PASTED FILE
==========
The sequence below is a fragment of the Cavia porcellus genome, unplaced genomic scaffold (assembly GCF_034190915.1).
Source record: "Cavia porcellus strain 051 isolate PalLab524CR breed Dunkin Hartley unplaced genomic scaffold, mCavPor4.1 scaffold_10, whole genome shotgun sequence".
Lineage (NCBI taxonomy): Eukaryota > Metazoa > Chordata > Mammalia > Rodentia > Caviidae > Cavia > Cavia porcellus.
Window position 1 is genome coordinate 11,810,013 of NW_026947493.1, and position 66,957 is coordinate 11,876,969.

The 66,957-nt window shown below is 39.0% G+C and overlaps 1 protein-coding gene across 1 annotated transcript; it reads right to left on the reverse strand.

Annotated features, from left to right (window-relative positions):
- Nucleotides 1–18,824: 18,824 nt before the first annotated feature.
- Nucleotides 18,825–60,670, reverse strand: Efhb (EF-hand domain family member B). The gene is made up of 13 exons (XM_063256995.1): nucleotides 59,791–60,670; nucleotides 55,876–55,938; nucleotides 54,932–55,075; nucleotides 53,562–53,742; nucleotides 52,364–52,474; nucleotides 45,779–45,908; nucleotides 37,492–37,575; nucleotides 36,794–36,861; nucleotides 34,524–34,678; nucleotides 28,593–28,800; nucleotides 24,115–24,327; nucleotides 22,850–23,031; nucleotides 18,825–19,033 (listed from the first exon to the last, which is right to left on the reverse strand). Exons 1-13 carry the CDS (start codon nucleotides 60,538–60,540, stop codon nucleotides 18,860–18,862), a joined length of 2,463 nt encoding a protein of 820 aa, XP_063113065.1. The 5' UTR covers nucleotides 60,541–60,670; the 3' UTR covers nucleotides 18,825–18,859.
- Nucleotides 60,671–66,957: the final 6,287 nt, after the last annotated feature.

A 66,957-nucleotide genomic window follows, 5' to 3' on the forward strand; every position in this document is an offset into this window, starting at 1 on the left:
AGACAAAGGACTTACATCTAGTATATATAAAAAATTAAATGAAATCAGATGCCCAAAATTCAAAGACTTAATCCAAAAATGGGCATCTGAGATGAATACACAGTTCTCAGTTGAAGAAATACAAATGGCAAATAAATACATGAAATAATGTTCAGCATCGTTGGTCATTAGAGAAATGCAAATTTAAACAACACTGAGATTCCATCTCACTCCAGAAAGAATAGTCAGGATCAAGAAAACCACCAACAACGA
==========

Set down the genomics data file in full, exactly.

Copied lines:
The sequence below is a fragment of the Cavia porcellus genome, unplaced genomic scaffold (assembly GCF_034190915.1).
Source record: "Cavia porcellus strain 051 isolate PalLab524CR breed Dunkin Hartley unplaced genomic scaffold, mCavPor4.1 scaffold_10, whole genome shotgun sequence".
Lineage (NCBI taxonomy): Eukaryota > Metazoa > Chordata > Mammalia > Rodentia > Caviidae > Cavia > Cavia porcellus.
Window position 1 is genome coordinate 11,810,013 of NW_026947493.1, and position 66,957 is coordinate 11,876,969.

The 66,957-nt window shown below is 39.0% G+C and overlaps 1 protein-coding gene across 1 annotated transcript; it reads right to left on the reverse strand.

Annotated features, from left to right (window-relative positions):
- Nucleotides 1–18,824: 18,824 nt before the first annotated feature.
- Nucleotides 18,825–60,670, reverse strand: Efhb (EF-hand domain family member B). The gene is made up of 13 exons (XM_063256995.1): nucleotides 59,791–60,670; nucleotides 55,876–55,938; nucleotides 54,932–55,075; nucleotides 53,562–53,742; nucleotides 52,364–52,474; nucleotides 45,779–45,908; nucleotides 37,492–37,575; nucleotides 36,794–36,861; nucleotides 34,524–34,678; nucleotides 28,593–28,800; nucleotides 24,115–24,327; nucleotides 22,850–23,031; nucleotides 18,825–19,033 (listed from the first exon to the last, which is right to left on the reverse strand). Exons 1-13 carry the CDS (start codon nucleotides 60,538–60,540, stop codon nucleotides 18,860–18,862), a joined length of 2,463 nt encoding a protein of 820 aa, XP_063113065.1. The 5' UTR covers nucleotides 60,541–60,670; the 3' UTR covers nucleotides 18,825–18,859.
- Nucleotides 60,671–66,957: the final 6,287 nt, after the last annotated feature.

A 66,957-nucleotide genomic window follows, 5' to 3' on the forward strand; every position in this document is an offset into this window, starting at 1 on the left:
AGACAAAGGACTTACATCTAGTATATATAAAAAATTAAATGAAATCAGATGCCCAAAATTCAAAGACTTAATCCAAAAATGGGCATCTGAGATGAATACACAGTTCTCAGTTGAAGAAATACAAATGGCAAATAAATACATGAAATAATGTTCAGCATCGTTGGTCATTAGAGAAATGCAAATTTAAACAACACTGAGATTCCATCTCACTCCAGAAAGAATAGTCAGGATCAAGAAAACCACCAACAACGA